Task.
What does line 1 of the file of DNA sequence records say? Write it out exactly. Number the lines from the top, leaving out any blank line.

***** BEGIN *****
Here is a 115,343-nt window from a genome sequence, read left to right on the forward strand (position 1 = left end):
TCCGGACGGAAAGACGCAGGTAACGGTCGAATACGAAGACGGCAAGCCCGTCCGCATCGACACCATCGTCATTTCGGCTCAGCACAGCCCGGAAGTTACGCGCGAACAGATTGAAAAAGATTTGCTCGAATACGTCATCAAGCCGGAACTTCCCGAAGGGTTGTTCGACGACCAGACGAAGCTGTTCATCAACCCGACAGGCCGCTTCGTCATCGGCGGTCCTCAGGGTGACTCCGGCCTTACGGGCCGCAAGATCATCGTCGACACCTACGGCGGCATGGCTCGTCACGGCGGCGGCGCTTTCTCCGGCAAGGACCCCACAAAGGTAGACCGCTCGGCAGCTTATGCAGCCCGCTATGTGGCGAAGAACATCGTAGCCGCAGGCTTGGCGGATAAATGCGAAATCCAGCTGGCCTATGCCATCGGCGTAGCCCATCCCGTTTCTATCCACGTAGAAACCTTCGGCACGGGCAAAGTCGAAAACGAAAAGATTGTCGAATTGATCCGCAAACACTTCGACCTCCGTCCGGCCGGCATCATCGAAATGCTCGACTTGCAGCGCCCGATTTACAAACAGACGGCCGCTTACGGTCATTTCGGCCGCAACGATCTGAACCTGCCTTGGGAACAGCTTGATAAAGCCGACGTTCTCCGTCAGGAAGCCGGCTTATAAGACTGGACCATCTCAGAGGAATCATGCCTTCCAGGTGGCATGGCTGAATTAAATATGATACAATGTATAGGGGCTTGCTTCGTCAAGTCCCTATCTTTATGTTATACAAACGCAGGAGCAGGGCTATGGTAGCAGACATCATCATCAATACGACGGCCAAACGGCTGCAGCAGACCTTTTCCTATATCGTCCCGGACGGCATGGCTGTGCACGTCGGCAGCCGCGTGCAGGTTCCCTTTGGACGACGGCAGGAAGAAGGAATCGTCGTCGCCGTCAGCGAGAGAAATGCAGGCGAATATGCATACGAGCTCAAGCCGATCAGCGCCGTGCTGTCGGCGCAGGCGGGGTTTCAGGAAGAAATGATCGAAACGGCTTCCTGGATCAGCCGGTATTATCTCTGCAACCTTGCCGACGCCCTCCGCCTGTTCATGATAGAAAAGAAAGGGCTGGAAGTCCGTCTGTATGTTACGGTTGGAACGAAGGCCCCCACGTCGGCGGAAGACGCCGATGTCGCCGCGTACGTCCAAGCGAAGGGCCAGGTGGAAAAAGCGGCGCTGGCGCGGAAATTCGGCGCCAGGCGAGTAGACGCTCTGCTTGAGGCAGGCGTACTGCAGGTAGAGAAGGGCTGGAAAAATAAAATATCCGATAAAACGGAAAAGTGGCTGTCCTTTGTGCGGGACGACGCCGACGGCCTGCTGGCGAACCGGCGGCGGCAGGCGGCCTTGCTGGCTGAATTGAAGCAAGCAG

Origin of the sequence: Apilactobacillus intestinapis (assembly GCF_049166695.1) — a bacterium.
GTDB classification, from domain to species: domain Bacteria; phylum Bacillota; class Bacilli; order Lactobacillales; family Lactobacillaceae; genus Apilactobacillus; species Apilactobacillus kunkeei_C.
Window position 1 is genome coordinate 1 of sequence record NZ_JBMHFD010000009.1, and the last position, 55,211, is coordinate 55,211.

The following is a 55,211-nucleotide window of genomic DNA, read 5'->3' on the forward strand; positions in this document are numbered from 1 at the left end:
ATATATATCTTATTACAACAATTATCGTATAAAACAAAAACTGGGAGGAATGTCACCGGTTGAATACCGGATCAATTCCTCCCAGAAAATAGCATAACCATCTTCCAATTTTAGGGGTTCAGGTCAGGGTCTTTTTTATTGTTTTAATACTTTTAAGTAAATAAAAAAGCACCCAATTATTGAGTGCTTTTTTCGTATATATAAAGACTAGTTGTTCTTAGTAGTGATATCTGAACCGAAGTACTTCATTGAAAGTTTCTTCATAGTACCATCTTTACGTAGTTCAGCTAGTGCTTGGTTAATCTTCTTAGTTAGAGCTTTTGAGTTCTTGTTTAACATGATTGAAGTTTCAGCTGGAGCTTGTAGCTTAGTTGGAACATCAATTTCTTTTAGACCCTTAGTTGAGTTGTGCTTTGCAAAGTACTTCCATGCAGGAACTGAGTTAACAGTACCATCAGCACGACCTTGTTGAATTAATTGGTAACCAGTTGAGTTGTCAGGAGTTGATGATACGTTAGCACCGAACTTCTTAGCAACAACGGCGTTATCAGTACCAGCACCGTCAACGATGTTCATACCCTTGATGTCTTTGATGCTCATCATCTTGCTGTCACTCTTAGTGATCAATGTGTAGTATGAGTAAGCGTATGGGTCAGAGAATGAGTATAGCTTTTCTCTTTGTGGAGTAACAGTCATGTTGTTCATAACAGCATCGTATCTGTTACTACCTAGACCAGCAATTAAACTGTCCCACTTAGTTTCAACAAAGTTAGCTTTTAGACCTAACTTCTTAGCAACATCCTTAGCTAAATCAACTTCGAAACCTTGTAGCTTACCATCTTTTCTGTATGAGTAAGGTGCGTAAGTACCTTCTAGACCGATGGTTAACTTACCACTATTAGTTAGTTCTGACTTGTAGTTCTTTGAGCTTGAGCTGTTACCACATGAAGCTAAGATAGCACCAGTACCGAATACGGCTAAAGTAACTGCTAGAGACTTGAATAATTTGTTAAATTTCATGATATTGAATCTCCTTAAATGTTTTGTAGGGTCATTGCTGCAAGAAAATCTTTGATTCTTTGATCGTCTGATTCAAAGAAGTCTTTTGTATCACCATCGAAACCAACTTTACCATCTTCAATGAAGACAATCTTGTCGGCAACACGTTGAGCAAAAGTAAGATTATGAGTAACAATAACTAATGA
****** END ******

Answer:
Here is a 115,343-nt window from a genome sequence, read left to right on the forward strand (position 1 = left end):